#TGW: Five Questions With ... Ryan Rodwell
Punters usually don't make news at Georgia Tech, but ...
By Jon Cooper
The Good Word
- The punter usually doesn't make news at Georgia Tech.
In fact, with the Yellow Jackets' powerful offense (34.4 points per game, fourth in the ACC) and Head Coach Paul Johnson's penchant for going on manageable fourth downs, the punter is rarely on the field. That's evident in the Yellow Jackets punting an ACC-low 18 times through seven games.
Redshirt sophomore punter Ryan Rodwell did make news and highlight shows back on Oct. 4 when he successfully ran a fake punt 10 yards on a fourth-and-five, allowing the Yellow Jackets to retain possession.
He'd pay for putting one over on the `Canes, as Rodwell, apparently trying to jump over Miami freshman safety Marques Gayot, was caught in midair by Gayot and body-slammed into the Grant Field turf. All was well, however, as Rodwell bounced right up and ran off the field celebrating with euphoric teammates.
The Deland, Fla., native has done a superb job in 2014, since taking over as full-time punter following Sean Poole's graduation (As a freshman, Rodwell filled in for six games for the injured Poole, averaging 36.8 yards per punt, including a then-career-long 52 yarder). He is averaging 41.3 yards per kick, hitting six punts at least 45 yards and bombing 50-yarders in back-to-back weeks, including a career-best 55-yard kick at Virginia Tech on Sept. 20. He's also been great at pinning Tech's opponents back, dropping 61.1 percent of his punts (11 of 18) inside the 20, easily the highest percentage of any punter in the ACC.
Rodwell recently took time to talk with The Good Word about working behind "The Shield" when he kicks, getting on "ESPN's Top 10" when he did not, and possibly surfing "The Net" to find a possible answer to better kicks.
THE GOOD WORD: What's been the key to the superb year you're having?
Ryan Rodwell: I like the new formation a lot, the Shield punt. I have a little more time to kick the ball. It's kind of like a wall that protects you. [Opposing teams' rushers] take the initial blow at the front and then they have to take another one at the shield. So it's kind of like a double-layer, compared to what we did, where we would zone one side and the other was man. It was one wall and you were a little bit closer to the snap, so we had to get the ball off a little bit quicker. What's worked so well for me is just training hard in the off-season, working on the little things, trying to stay focused and do the best that I can do to help my team out. I trained with `One-On-One Kicking®' and `Kohl's Kicking' and worked on little things like drop, smaller steps, being explosive to the ball, stuff like that. `One-On-One Kicking®' really helped me grow throughout high school and into college. It's helped me with my technique and everything that I do. I also worked a lot over the summer with snappers Sean Tobin and Trevor Stroebel to get more in sync and more in rhythm as we came into the season.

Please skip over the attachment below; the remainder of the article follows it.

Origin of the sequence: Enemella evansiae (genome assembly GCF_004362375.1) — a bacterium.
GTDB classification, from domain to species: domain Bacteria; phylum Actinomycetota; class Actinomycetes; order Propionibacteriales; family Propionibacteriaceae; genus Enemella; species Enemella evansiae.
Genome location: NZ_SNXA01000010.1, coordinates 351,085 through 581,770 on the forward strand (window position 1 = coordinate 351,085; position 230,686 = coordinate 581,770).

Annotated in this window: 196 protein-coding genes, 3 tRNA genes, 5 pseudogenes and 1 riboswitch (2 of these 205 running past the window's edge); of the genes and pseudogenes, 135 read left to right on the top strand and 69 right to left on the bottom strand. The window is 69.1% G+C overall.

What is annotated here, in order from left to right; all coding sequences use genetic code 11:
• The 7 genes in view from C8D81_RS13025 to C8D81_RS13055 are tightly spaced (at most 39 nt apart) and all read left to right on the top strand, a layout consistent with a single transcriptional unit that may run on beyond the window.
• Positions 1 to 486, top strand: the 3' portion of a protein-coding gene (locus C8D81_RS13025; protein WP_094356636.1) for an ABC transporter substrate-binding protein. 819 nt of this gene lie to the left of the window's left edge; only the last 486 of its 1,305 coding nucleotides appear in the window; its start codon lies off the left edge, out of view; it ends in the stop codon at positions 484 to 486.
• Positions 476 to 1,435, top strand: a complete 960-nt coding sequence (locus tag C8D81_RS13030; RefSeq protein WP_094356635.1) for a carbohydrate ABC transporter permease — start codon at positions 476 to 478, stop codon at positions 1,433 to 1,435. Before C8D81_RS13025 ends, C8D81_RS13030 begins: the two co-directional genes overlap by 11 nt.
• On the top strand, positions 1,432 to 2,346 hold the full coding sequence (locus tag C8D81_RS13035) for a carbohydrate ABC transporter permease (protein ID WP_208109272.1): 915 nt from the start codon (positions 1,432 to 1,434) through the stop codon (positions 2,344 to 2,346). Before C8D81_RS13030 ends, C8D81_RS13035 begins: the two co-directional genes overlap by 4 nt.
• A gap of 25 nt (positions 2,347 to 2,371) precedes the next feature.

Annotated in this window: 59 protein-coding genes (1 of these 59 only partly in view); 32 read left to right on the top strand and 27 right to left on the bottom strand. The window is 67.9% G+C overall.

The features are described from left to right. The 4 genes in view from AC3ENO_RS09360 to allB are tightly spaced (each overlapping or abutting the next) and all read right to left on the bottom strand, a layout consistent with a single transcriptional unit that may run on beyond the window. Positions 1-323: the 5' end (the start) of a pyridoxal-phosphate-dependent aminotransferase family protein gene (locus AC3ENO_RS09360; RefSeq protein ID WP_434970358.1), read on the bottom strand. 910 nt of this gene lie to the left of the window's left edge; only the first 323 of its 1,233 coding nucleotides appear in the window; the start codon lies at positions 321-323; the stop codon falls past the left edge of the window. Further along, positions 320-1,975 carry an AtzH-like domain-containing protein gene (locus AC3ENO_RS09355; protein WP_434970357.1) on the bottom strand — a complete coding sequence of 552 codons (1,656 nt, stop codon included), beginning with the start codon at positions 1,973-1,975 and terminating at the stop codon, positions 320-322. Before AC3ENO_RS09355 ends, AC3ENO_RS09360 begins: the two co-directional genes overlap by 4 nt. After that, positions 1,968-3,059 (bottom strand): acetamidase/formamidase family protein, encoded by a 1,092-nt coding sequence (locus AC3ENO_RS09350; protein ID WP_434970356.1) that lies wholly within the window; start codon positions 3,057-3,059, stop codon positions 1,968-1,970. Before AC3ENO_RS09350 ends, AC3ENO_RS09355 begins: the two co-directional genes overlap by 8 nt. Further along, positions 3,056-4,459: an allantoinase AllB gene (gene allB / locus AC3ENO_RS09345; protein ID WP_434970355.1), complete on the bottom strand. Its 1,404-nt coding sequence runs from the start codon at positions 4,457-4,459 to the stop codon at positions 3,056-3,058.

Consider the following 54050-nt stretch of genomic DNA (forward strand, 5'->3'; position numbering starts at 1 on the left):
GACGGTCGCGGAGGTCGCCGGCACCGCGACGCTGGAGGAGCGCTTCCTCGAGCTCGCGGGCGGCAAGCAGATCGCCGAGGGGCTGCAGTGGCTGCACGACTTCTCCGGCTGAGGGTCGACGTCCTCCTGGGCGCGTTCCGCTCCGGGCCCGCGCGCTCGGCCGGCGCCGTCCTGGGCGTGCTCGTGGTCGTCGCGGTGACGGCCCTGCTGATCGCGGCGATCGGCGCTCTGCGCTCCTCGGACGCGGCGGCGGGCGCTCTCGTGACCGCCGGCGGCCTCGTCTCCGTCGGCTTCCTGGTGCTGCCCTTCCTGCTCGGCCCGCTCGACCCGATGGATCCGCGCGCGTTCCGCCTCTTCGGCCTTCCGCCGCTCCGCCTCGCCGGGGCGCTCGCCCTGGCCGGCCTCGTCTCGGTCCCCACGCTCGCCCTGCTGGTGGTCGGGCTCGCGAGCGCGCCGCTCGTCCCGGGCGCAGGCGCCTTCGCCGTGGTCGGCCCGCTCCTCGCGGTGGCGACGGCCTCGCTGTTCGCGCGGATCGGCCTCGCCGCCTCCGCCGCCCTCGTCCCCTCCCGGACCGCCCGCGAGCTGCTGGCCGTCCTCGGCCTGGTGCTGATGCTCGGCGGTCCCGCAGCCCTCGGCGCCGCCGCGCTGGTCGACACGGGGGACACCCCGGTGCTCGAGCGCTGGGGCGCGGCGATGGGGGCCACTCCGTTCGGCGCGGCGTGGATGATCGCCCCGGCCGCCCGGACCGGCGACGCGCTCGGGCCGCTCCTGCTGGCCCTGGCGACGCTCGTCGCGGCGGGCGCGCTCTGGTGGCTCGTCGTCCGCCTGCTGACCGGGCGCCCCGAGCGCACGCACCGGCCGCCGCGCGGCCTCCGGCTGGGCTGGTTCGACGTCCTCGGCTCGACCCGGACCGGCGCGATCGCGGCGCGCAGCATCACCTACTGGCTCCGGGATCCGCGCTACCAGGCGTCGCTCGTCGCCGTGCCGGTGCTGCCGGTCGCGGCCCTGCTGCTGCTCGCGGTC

TGW: You've shown a great ability to flip the field with your kicks. How have your teammates recognized the job you've done?
RODWELL: These guys always have my back and I wouldn't be able to do what I do without them, of course, blocking up front. We all support each other and we all have each other's back, but they definitely rallied around me, especially after that fake. They all were very proud of me then. It's been a good season and I hope we continue to get better.
TGW: What was the feeling like as you lined up then ran the fake punt against Miami?
RODWELL: It was just kind of take a deep breath, try to stay calm and just do what we've practiced, [Special Teams] Coach Ray [Rychleski] has been really helpful with that and getting us ready for the games. [The fake] was a call from Coach Johnson and we were going to run it unless the look wasn't there. It was pretty nerve-wracking but I'm glad I got the first down. I didn't really try to hurdle him. I tried to jump to the side. It was just the way he met me, kind of stood me up. I didn't lower my shoulder or anything like that. I'm a punter first but it was exciting to play a different position for however long the play lasted (laughs). It was pretty exciting to see our fake and our team on SportsCenter, even though I think it was more for his hit rather than my getting the first down because he definitely gave me a big hit.
TGW: You easily lead all ACC punters in percentage of punts dropped inside the 20. What's the key to your success?
RODWELL: Actually it's just the position of the field that we have to punt it in. We're always kind of punting into a short field, I feel like. It really helps me out placing the ball there and not worrying about having to hit this big ball, rather than just kind of being consistent and fluid and putting it where it needs to be, work on that positioning.
TGW: Can you control the way a ball bounces when you put it toward the sideline?
RODWELL: Not really. It also depends how fast the ball comes down. So if you hit a really tight spiral and it comes down pretty quick sometimes it's going to kick forward. But you don't really have too much control on which way it's going to bounce. If the ball doesn't turn over and kind of drops flat it will normally kick to the side but you always want to hit that consistent ball that kind of turns over in certain situations. But you can't really control too much of what it does.
TGW: At a school like Georgia Tech you'd think someone would have come up with a theory on how to perfect that. Have you ever thought of throwing the question out to the Twittersphere?
RODWELL: I haven't thought of one and I haven't met anyone that has either. There's definitely a lot coaches out there that have different techniques that work. Maybe I should open that up and see what I can get out of our student body here at Tech.
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